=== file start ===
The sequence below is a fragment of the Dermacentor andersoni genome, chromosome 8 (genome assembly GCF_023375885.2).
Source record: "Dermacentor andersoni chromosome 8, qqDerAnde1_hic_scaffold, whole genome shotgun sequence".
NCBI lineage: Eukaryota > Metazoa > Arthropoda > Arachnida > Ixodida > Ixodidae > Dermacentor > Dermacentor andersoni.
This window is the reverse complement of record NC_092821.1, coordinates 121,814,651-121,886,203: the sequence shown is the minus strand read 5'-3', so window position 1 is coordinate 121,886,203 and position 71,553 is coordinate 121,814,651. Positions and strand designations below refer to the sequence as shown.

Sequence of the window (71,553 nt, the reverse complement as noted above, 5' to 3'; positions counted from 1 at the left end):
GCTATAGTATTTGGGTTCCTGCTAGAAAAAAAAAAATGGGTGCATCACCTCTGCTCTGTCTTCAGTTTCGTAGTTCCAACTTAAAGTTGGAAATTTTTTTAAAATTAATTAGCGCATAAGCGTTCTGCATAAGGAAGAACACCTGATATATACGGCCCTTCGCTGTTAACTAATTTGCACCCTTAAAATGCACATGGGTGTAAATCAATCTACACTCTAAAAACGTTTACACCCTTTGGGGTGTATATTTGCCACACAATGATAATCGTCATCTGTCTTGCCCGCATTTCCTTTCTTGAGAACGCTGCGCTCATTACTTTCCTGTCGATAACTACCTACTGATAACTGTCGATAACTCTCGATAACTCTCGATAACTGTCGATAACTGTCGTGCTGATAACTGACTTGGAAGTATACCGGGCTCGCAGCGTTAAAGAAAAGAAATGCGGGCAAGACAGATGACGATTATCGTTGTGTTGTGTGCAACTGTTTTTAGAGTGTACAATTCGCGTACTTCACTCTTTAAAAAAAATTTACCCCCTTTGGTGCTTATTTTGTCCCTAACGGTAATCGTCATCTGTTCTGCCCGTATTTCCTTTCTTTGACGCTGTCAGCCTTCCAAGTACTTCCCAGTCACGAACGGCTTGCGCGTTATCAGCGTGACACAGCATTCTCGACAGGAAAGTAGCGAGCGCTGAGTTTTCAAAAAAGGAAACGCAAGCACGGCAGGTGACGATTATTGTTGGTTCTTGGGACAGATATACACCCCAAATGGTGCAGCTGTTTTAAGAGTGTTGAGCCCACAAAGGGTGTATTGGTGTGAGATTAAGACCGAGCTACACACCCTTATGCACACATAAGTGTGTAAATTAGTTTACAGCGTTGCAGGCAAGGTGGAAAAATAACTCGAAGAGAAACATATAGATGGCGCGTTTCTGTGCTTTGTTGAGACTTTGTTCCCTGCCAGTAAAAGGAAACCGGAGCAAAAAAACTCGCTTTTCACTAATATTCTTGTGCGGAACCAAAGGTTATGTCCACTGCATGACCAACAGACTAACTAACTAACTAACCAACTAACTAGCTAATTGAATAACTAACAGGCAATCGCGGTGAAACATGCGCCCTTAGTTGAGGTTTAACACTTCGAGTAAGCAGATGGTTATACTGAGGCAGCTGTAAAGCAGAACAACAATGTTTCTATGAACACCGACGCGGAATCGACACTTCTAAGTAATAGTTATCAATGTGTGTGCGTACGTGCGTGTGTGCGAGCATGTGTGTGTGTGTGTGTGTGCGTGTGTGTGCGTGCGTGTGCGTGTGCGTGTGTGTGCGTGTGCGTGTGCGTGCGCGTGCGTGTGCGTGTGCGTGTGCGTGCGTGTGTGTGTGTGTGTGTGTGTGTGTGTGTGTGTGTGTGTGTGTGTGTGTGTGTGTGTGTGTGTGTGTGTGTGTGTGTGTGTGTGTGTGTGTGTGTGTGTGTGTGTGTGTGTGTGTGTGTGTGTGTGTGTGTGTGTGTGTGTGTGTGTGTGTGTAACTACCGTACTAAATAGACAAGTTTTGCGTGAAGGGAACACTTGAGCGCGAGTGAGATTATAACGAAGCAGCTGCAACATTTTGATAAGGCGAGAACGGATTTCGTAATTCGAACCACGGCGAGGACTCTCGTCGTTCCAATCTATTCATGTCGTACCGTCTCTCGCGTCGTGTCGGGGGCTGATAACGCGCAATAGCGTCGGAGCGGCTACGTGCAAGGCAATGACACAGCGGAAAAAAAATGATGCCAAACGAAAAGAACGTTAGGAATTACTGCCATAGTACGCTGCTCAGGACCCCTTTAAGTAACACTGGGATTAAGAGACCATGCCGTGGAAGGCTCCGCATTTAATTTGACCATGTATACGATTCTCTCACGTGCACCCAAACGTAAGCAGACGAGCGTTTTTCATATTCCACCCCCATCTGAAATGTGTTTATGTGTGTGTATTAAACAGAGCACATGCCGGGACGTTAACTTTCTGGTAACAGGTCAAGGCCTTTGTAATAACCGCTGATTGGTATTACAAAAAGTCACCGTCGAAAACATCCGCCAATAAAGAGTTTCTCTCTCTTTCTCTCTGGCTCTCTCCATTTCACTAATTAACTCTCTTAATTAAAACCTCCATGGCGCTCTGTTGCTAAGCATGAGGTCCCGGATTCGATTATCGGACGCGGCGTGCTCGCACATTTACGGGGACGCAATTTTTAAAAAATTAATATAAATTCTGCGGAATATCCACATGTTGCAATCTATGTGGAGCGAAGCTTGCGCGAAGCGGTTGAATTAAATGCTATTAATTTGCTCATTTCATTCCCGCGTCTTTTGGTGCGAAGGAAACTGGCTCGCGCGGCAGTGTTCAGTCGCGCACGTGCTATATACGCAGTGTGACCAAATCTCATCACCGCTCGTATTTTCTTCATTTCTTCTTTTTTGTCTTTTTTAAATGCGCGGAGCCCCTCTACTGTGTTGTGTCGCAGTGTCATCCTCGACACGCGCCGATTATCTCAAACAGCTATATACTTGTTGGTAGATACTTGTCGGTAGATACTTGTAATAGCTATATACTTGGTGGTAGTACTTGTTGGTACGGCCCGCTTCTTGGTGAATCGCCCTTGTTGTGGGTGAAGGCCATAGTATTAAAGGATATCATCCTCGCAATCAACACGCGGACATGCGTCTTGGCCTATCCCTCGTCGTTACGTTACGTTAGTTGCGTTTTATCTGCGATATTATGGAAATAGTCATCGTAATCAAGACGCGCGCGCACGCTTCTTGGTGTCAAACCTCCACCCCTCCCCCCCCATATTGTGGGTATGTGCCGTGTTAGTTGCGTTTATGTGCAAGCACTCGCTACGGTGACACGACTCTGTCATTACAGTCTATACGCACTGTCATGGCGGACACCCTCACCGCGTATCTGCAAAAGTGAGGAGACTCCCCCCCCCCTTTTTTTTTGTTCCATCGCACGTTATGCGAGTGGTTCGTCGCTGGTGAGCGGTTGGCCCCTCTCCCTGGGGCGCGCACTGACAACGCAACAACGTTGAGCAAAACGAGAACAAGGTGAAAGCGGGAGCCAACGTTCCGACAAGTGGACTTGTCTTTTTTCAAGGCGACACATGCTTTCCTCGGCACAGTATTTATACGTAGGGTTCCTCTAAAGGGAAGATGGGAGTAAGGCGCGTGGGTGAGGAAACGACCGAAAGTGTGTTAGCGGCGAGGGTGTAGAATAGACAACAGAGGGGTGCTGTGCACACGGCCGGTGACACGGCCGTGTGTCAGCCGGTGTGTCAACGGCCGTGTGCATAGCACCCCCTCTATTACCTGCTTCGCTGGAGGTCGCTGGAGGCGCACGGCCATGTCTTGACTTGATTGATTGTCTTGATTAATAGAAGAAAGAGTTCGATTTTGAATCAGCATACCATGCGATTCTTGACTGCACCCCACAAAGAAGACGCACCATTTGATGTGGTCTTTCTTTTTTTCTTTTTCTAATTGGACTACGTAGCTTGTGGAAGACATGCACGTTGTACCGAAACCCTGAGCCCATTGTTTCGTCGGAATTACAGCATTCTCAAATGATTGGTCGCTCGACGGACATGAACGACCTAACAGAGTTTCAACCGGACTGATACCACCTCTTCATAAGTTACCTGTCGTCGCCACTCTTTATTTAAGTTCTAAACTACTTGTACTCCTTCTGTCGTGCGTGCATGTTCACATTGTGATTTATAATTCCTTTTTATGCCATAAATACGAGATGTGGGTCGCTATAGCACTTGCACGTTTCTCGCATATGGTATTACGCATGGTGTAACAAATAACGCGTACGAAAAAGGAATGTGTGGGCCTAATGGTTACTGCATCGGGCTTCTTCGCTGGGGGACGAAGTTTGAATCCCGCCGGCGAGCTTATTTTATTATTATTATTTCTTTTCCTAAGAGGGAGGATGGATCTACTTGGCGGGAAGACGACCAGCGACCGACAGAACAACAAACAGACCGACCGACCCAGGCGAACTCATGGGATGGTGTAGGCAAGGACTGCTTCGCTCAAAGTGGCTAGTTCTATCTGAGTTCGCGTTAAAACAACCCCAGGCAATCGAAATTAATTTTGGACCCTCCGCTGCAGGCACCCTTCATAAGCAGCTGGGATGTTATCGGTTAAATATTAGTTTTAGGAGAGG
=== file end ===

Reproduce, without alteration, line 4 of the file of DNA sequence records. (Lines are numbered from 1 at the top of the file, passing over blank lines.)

This window is the reverse complement of record NC_092821.1, coordinates 121,814,651-121,886,203: the sequence shown is the minus strand read 5'-3', so window position 1 is coordinate 121,886,203 and position 71,553 is coordinate 121,814,651. Positions and strand designations below refer to the sequence as shown.